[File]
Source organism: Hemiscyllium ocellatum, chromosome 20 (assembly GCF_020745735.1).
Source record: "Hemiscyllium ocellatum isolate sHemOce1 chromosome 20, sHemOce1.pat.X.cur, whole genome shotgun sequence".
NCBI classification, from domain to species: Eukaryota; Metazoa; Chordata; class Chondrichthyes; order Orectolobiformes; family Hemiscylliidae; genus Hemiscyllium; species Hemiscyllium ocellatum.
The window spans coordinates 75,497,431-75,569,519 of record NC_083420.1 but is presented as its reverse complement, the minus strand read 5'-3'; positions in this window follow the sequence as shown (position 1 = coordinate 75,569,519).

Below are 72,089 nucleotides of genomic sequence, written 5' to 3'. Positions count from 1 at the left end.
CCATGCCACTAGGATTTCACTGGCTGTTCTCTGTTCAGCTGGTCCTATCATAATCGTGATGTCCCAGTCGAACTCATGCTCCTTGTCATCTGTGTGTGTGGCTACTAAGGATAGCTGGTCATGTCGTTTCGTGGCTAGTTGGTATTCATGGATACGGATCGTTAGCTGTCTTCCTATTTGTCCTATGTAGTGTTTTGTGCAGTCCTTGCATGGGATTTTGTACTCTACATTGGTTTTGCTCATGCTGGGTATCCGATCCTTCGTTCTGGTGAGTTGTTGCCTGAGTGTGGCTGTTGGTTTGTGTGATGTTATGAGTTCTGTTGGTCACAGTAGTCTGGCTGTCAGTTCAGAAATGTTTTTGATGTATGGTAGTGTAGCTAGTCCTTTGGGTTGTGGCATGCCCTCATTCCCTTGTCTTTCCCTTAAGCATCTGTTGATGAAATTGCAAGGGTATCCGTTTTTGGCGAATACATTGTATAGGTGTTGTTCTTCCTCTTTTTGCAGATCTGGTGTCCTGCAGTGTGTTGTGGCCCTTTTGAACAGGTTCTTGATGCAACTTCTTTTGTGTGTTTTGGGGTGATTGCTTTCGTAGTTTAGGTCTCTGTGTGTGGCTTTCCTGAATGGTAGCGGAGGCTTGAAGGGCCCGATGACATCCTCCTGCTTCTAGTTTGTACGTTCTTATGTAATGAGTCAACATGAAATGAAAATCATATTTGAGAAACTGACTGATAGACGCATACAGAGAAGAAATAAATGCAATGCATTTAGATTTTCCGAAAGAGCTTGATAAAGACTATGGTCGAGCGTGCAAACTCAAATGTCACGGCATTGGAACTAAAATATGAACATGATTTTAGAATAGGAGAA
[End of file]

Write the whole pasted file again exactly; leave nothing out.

Source organism: Hemiscyllium ocellatum, chromosome 20 (assembly GCF_020745735.1).
Source record: "Hemiscyllium ocellatum isolate sHemOce1 chromosome 20, sHemOce1.pat.X.cur, whole genome shotgun sequence".
NCBI classification, from domain to species: Eukaryota; Metazoa; Chordata; class Chondrichthyes; order Orectolobiformes; family Hemiscylliidae; genus Hemiscyllium; species Hemiscyllium ocellatum.
The window spans coordinates 75,497,431-75,569,519 of record NC_083420.1 but is presented as its reverse complement, the minus strand read 5'-3'; positions in this window follow the sequence as shown (position 1 = coordinate 75,569,519).

Below are 72,089 nucleotides of genomic sequence, written 5' to 3'. Positions count from 1 at the left end.
CCATGCCACTAGGATTTCACTGGCTGTTCTCTGTTCAGCTGGTCCTATCATAATCGTGATGTCCCAGTCGAACTCATGCTCCTTGTCATCTGTGTGTGTGGCTACTAAGGATAGCTGGTCATGTCGTTTCGTGGCTAGTTGGTATTCATGGATACGGATCGTTAGCTGTCTTCCTATTTGTCCTATGTAGTGTTTTGTGCAGTCCTTGCATGGGATTTTGTACTCTACATTGGTTTTGCTCATGCTGGGTATCCGATCCTTCGTTCTGGTGAGTTGTTGCCTGAGTGTGGCTGTTGGTTTGTGTGATGTTATGAGTTCTGTTGGTCACAGTAGTCTGGCTGTCAGTTCAGAAATGTTTTTGATGTATGGTAGTGTAGCTAGTCCTTTGGGTTGTGGCATGCCCTCATTCCCTTGTCTTTCCCTTAAGCATCTGTTGATGAAATTGCAAGGGTATCCGTTTTTGGCGAATACATTGTATAGGTGTTGTTCTTCCTCTTTTTGCAGATCTGGTGTCCTGCAGTGTGTTGTGGCCCTTTTGAACAGGTTCTTGATGCAACTTCTTTTGTGTGTTTTGGGGTGATTGCTTTCGTAGTTTAGGTCTCTGTGTGTGGCTTTCCTGAATGGTAGCGGAGGCTTGAAGGGCCCGATGACATCCTCCTGCTTCTAGTTTGTACGTTCTTATGTAATGAGTCAACATGAAATGAAAATCATATTTGAGAAACTGACTGATAGACGCATACAGAGAAGAAATAAATGCAATGCATTTAGATTTTCCGAAAGAGCTTGATAAAGACTATGGTCGAGCGTGCAAACTCAAATGTCACGGCATTGGAACTAAAATATGAACATGATTTTAGAATAGGAGAA